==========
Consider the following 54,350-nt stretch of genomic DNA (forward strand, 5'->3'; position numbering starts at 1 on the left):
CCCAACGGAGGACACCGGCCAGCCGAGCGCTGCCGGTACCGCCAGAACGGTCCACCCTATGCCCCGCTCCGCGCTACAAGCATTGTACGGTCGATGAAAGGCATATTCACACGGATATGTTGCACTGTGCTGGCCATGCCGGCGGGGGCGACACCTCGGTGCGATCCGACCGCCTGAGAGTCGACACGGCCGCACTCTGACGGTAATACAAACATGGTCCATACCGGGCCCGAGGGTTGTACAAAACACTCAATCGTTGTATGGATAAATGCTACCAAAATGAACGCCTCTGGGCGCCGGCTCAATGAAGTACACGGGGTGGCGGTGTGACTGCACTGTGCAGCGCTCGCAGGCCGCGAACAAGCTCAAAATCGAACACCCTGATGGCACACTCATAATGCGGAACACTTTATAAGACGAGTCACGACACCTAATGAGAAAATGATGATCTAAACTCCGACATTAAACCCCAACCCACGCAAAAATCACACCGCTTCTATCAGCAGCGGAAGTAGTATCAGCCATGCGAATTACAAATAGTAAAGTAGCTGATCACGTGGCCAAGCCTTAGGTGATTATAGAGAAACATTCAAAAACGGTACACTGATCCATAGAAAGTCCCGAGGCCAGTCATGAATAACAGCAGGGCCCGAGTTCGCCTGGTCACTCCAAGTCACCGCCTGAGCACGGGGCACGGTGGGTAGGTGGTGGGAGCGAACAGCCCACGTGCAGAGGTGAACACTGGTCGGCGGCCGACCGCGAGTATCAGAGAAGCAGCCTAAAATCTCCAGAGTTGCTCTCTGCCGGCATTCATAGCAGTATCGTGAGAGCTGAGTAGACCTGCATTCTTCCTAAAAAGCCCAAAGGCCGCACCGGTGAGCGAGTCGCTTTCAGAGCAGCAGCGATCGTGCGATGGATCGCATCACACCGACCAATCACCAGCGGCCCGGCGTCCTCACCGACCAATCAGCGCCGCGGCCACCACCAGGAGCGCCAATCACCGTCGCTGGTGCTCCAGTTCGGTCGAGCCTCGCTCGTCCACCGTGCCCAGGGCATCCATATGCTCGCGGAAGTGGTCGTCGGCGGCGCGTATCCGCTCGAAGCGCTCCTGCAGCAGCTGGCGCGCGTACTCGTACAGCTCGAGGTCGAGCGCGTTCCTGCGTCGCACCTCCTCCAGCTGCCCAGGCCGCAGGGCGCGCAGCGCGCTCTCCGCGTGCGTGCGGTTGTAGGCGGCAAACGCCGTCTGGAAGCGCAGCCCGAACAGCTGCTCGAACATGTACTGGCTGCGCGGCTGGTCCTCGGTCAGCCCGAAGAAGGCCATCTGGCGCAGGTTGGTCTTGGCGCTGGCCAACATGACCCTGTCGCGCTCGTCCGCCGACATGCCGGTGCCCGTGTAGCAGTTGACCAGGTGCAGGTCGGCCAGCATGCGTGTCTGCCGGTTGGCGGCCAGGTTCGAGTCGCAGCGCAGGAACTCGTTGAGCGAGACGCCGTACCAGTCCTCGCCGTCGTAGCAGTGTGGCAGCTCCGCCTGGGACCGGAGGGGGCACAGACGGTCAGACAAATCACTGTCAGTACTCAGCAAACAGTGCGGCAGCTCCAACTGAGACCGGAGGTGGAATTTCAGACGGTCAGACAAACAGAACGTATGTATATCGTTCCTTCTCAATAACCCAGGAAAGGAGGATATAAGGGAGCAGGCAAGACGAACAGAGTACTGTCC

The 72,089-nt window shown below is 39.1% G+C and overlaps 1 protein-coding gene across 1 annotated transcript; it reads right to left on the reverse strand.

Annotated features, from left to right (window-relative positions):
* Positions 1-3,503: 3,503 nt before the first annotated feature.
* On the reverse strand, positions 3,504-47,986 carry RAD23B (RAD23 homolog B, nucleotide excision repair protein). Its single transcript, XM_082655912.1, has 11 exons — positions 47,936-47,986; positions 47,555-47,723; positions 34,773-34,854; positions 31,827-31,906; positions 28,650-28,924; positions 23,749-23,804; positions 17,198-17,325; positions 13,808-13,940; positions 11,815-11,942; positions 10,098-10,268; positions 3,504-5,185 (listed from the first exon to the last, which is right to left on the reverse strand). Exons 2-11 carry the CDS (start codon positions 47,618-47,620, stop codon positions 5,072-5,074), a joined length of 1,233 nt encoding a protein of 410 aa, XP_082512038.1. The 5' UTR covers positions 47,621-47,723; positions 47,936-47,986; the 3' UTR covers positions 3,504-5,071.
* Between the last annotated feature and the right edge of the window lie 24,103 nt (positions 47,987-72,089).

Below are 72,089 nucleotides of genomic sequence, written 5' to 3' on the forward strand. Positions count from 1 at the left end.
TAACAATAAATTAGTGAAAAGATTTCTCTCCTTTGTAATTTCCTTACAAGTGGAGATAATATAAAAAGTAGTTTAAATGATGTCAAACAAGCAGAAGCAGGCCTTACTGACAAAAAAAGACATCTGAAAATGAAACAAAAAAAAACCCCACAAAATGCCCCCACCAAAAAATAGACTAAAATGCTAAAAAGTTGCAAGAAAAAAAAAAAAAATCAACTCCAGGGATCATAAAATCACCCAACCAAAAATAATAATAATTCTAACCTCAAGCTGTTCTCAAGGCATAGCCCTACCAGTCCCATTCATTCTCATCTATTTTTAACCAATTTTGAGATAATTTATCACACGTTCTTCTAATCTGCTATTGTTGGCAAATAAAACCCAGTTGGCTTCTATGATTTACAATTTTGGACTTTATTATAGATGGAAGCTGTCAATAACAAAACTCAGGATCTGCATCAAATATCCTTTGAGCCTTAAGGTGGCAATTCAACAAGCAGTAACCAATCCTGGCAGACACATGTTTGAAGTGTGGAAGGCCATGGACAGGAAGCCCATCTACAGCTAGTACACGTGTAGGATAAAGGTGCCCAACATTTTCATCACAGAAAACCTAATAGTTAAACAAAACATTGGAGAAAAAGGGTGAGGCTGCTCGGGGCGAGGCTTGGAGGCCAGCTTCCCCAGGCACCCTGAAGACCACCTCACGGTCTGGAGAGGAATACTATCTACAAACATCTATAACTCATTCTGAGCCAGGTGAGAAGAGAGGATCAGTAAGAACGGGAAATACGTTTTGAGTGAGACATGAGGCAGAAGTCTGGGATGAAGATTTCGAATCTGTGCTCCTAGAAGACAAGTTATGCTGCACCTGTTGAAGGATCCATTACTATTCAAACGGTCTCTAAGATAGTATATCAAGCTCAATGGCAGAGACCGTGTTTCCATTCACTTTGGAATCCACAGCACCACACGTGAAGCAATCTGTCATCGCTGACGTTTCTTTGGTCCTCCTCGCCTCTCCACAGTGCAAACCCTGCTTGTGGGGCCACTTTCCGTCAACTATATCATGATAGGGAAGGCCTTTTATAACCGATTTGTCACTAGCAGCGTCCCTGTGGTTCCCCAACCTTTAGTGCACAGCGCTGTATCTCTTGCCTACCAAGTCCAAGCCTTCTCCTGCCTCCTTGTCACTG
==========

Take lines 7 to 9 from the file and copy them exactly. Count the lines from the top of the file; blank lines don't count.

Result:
* Between the last annotated feature and the right edge of the window lie 24,103 nt (positions 47,987-72,089).

Below are 72,089 nucleotides of genomic sequence, written 5' to 3' on the forward strand. Positions count from 1 at the left end.
TAACAATAAATTAGTGAAAAGATTTCTCTCCTTTGTAATTTCCTTACAAGTGGAGATAATATAAAAAGTAGTTTAAATGATGTCAAACAAGCAGAAGCAGGCCTTACTGACAAAAAAAGACATCTGAAAATGAAACAAAAAAAAACCCCACAAAATGCCCCCACCAAAAAATAGACTAAAATGCTAAAAAGTTGCAAGAAAAAAAAAAAAAATCAACTCCAGGGATCATAAAATCACCCAACCAAAAATAATAATAATTCTAACCTCAAGCTGTTCTCAAGGCATAGCCCTACCAGTCCCATTCATTCTCATCTATTTTTAACCAATTTTGAGATAATTTATCACACGTTCTTCTAATCTGCTATTGTTGGCAAATAAAACCCAGTTGGCTTCTATGATTTACAATTTTGGACTTTATTATAGATGGAAGCTGTCAATAACAAAACTCAGGATCTGCATCAAATATCCTTTGAGCCTTAAGGTGGCAATTCAACAAGCAGTAACCAATCCTGGCAGACACATGTTTGAAGTGTGGAAGGCCATGGACAGGAAGCCCATCTACAGCTAGTACACGTGTAGGATAAAGGTGCCCAACATTTTCATCACAGAAAACCTAATAGTTAAACAAAACATTGGAGAAAAAGGGTGAGGCTGCTCGGGGCGAGGCTTGGAGGCCAGCTTCCCCAGGCACCCTGAAGACCACCTCACGGTCTGGAGAGGAATACTATCTACAAACATCTATAACTCATTCTGAGCCAGGTGAGAAGAGAGGATCAGTAAGAACGGGAAATACGTTTTGAGTGAGACATGAGGCAGAAGTCTGGGATGAAGATTTCGAATCTGTGCTCCTAGAAGACAAGTTATGCTGCACCTGTTGAAGGATCCATTACTATTCAAACGGTCTCTAAGATAGTATATCAAGCTCAATGGCAGAGACCGTGTTTCCATTCACTTTGGAATCCACAGCACCACACGTGAAGCAATCTGTCATCGCTGACGTTTCTTTGGTCCTCCTCGCCTCTCCACAGTGCAAACCCTGCTTGTGGGGCCACTTTCCGTCAACTATATCATGATAGGGAAGGCCTTTTATAACCGATTTGTCACTAGCAGCGTCCCTGTGGTTCCCCAACCTTTAGTGCACAGCGCTGTATCTCTTGCCTACCAAGTCCAAGCCTTCTCCTGCCTCCTTGTCACTG